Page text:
# What better way to check if a number is a perfect power?

What better way to check if a number is a perfect power? Need to write an algorithm to check if $n = a^b$ to $b > 1$. There is a mathematical formula or function to calculate this?

I do not know a or b, i know only n.

• What method are you using? You could check if $\log_b(n)$ is an integer for each $b$. – abiessu Aug 18 '13 at 12:46
• Better than what? – Hagen von Eitzen Aug 18 '13 at 12:50
• I'm not using any method. Do not know how to do. In the specific case, i do not know a or b, i know only n, for this i do not can test a log at first. – Sileno Brito Aug 18 '13 at 13:32
• Performing the smallest possible number of operations – Sileno Brito Aug 18 '13 at 13:35
• @user314: Is there a real need for a "perfect powers" tag? – Asaf Karagila Feb 28 '15 at 12:55

It's easy to see that increasing $b$ decreases $a$ (and vice versa). Since the smallest possible value of $a$ is $a_{\mathrm{min}}=2$, the largest useful value of $b$ to be tested is $b_{\mathrm{max}}=\lfloor\log_2 n\rfloor$. Thus, in order to check if $n$ is a perfect power, you only need to check whether any of its second, third, fourth, ... $b_{\mathrm{max}}$-th roots is an integer. Assuming that your $n$ is (at most) a 64-bit integer, this estimate gives you $b_{\mathrm{max}}<64$, meaning that you wouldn't need to check more than 62 different roots in any case.

There are a few further steps you can take:

• The identity $(a^x)^y = a^{xy}$ tells us that it's sufficient to test only prime values of the exponent; if a number is a perfect power, it's also a perfect power with prime exponent (the base is different, of course). This lowers the number of tested exponents to eighteen.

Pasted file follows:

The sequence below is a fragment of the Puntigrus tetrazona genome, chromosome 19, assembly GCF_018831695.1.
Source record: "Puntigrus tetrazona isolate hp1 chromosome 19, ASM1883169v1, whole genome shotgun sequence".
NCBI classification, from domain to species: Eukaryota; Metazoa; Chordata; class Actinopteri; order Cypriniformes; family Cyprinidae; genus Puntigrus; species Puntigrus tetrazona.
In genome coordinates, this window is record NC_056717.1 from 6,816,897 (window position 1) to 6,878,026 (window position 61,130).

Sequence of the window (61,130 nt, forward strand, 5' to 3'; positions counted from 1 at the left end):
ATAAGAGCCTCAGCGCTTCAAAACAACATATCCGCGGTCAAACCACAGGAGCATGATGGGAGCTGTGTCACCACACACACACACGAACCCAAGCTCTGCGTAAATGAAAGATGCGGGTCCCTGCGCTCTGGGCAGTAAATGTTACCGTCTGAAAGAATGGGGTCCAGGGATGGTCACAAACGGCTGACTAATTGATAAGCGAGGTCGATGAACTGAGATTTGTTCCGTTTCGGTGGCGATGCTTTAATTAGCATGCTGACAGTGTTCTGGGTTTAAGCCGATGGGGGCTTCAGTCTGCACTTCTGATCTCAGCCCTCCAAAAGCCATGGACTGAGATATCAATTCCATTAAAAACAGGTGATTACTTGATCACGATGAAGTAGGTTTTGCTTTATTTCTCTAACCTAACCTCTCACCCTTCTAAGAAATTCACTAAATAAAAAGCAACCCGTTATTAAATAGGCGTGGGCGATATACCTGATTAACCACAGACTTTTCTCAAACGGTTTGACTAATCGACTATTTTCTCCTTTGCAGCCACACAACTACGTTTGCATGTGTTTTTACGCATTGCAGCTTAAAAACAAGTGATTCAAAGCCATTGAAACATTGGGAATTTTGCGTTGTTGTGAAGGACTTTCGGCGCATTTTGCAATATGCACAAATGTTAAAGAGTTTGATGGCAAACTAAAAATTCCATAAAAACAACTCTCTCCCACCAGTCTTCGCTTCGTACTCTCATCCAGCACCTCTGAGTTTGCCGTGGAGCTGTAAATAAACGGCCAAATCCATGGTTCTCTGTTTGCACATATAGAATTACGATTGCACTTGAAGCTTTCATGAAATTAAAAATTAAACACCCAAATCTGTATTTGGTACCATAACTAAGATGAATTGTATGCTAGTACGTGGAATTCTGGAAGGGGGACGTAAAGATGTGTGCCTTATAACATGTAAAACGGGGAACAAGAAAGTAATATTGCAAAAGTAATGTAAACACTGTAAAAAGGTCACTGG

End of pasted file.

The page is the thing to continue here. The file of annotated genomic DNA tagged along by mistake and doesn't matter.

• The high exponents have very few possible bases they can be applied to without exceeding the $64$-bit range. For example, the exponents greater than $40$ can only correspond to base $2$. Instead of checking them using the "expensive" arithmetic, you can just have the possible values corresponding to these exponents hard-coded into the program and just compare the checked number against them. For example, storing the six values $2^{41}, 2^{43}, \ldots 2^{61}$ can save you checking six possible roots.
• Of course, one doesn't need to stop at base $2$; a few more pre-calculated numbers and the maximum exponent can be lowered even further! For example, $38$ additional numbers can be used to eliminate exponents from $23$ onwards (leaving just eight to be checked) or $144$ (in total) to get down to just the four possible single-digit exponents ($2$, $3$, $5$ and $7$).

Somehow, I can show that the binary search algorithm is $O(lg~n \cdot (lg~lg~n)^2)$.

Firstly, $a^b = n$, there is $b<lg~n$.
Binary Search Algorithm: For each $b$, we use binary search to find $a$.

Each time the computation of $a^b$ cost $lg~b = lg~lg~n$ operations by using fast exponentiation. Therefore, the remaining issue is the range of $a$.

If $A$ is the maximal possible value of $a$, then binary search needs $lg~A$ operations

Note that $b~lg~a = lg~n$, that is $$lg~A = \frac{lg~n}{b}$$ When summing up, $$\sum lg~A = lg~n \cdot (\frac{1}{1} + \frac{1}{2} + ... + \frac{1}{B}) = lg~n \cdot lg~B = lg~n \cdot lg~lg~n$$

In other words, all the operations for binary search is $O(lg~n \cdot lg~lg~n)$

Consider the operation of $a^b$, it is $O(lg~n \cdot (lg~lg~n)^2)$ finally.

ps: All the lg are base 2.

• This does not address the question – Shailesh Jul 2 '16 at 16:18
• Well, if the question is whether a quick formula exists, of cause not (at least nobody found yet). If the question is writing a fast algorithm, here is my answer. And the time complexity is as fast as the current best from another paper DETECTING PERFECT POWERS IN ESSENTIALLY LINEAR TIME – Kevin Jul 9 '16 at 2:07